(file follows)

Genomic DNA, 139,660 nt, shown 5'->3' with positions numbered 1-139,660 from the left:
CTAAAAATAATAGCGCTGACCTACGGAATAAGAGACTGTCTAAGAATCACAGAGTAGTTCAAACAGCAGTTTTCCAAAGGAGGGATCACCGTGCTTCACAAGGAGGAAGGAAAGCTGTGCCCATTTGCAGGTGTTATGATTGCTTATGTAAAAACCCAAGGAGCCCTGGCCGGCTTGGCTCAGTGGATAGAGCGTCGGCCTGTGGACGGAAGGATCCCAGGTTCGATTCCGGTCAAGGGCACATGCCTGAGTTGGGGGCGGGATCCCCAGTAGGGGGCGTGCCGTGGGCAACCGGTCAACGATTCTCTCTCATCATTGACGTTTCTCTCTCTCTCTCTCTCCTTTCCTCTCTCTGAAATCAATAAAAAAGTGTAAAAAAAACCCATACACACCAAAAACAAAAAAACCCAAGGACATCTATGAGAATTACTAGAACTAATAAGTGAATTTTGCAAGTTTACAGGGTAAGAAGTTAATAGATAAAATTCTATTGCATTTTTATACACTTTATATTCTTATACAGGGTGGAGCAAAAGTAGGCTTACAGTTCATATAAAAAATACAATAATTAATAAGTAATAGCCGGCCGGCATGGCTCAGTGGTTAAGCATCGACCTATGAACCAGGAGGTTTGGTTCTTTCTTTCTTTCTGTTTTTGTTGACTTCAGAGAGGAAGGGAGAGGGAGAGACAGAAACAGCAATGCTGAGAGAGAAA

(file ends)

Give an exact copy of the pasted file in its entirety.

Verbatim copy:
Genomic DNA, 139,660 nt, shown 5'->3' with positions numbered 1-139,660 from the left:
CTAAAAATAATAGCGCTGACCTACGGAATAAGAGACTGTCTAAGAATCACAGAGTAGTTCAAACAGCAGTTTTCCAAAGGAGGGATCACCGTGCTTCACAAGGAGGAAGGAAAGCTGTGCCCATTTGCAGGTGTTATGATTGCTTATGTAAAAACCCAAGGAGCCCTGGCCGGCTTGGCTCAGTGGATAGAGCGTCGGCCTGTGGACGGAAGGATCCCAGGTTCGATTCCGGTCAAGGGCACATGCCTGAGTTGGGGGCGGGATCCCCAGTAGGGGGCGTGCCGTGGGCAACCGGTCAACGATTCTCTCTCATCATTGACGTTTCTCTCTCTCTCTCTCTCCTTTCCTCTCTCTGAAATCAATAAAAAAGTGTAAAAAAAACCCATACACACCAAAAACAAAAAAACCCAAGGACATCTATGAGAATTACTAGAACTAATAAGTGAATTTTGCAAGTTTACAGGGTAAGAAGTTAATAGATAAAATTCTATTGCATTTTTATACACTTTATATTCTTATACAGGGTGGAGCAAAAGTAGGCTTACAGTTCATATAAAAAATACAATAATTAATAAGTAATAGCCGGCCGGCATGGCTCAGTGGTTAAGCATCGACCTATGAACCAGGAGGTTTGGTTCTTTCTTTCTTTCTGTTTTTGTTGACTTCAGAGAGGAAGGGAGAGGGAGAGACAGAAACAGCAATGCTGAGAGAGAAA